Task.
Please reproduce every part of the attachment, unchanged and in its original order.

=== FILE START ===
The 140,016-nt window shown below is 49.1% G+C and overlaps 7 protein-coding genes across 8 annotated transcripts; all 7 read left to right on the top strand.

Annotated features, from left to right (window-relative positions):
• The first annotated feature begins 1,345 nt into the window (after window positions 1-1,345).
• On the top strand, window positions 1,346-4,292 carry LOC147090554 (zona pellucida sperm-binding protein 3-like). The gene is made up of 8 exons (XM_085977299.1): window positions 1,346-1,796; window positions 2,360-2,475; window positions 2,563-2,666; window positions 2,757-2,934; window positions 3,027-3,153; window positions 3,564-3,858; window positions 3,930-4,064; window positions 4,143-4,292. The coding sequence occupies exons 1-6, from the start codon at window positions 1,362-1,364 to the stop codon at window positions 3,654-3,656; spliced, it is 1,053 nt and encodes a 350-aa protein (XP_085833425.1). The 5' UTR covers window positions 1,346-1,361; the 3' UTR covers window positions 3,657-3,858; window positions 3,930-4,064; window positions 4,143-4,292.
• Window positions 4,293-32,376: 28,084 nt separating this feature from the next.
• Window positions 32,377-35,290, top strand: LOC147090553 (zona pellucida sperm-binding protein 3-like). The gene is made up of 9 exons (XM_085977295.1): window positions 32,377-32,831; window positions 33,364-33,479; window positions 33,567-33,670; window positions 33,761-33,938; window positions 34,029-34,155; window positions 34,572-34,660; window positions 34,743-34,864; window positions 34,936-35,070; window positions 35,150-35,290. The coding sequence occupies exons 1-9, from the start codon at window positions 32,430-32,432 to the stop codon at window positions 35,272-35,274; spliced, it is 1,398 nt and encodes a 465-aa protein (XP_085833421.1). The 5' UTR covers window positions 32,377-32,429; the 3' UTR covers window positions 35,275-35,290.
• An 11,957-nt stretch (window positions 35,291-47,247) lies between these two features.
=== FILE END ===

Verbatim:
The 140,016-nt window shown below is 49.1% G+C and overlaps 7 protein-coding genes across 8 annotated transcripts; all 7 read left to right on the top strand.

Annotated features, from left to right (window-relative positions):
• The first annotated feature begins 1,345 nt into the window (after window positions 1-1,345).
• On the top strand, window positions 1,346-4,292 carry LOC147090554 (zona pellucida sperm-binding protein 3-like). The gene is made up of 8 exons (XM_085977299.1): window positions 1,346-1,796; window positions 2,360-2,475; window positions 2,563-2,666; window positions 2,757-2,934; window positions 3,027-3,153; window positions 3,564-3,858; window positions 3,930-4,064; window positions 4,143-4,292. The coding sequence occupies exons 1-6, from the start codon at window positions 1,362-1,364 to the stop codon at window positions 3,654-3,656; spliced, it is 1,053 nt and encodes a 350-aa protein (XP_085833425.1). The 5' UTR covers window positions 1,346-1,361; the 3' UTR covers window positions 3,657-3,858; window positions 3,930-4,064; window positions 4,143-4,292.
• Window positions 4,293-32,376: 28,084 nt separating this feature from the next.
• Window positions 32,377-35,290, top strand: LOC147090553 (zona pellucida sperm-binding protein 3-like). The gene is made up of 9 exons (XM_085977295.1): window positions 32,377-32,831; window positions 33,364-33,479; window positions 33,567-33,670; window positions 33,761-33,938; window positions 34,029-34,155; window positions 34,572-34,660; window positions 34,743-34,864; window positions 34,936-35,070; window positions 35,150-35,290. The coding sequence occupies exons 1-9, from the start codon at window positions 32,430-32,432 to the stop codon at window positions 35,272-35,274; spliced, it is 1,398 nt and encodes a 465-aa protein (XP_085833421.1). The 5' UTR covers window positions 32,377-32,429; the 3' UTR covers window positions 35,275-35,290.
• An 11,957-nt stretch (window positions 35,291-47,247) lies between these two features.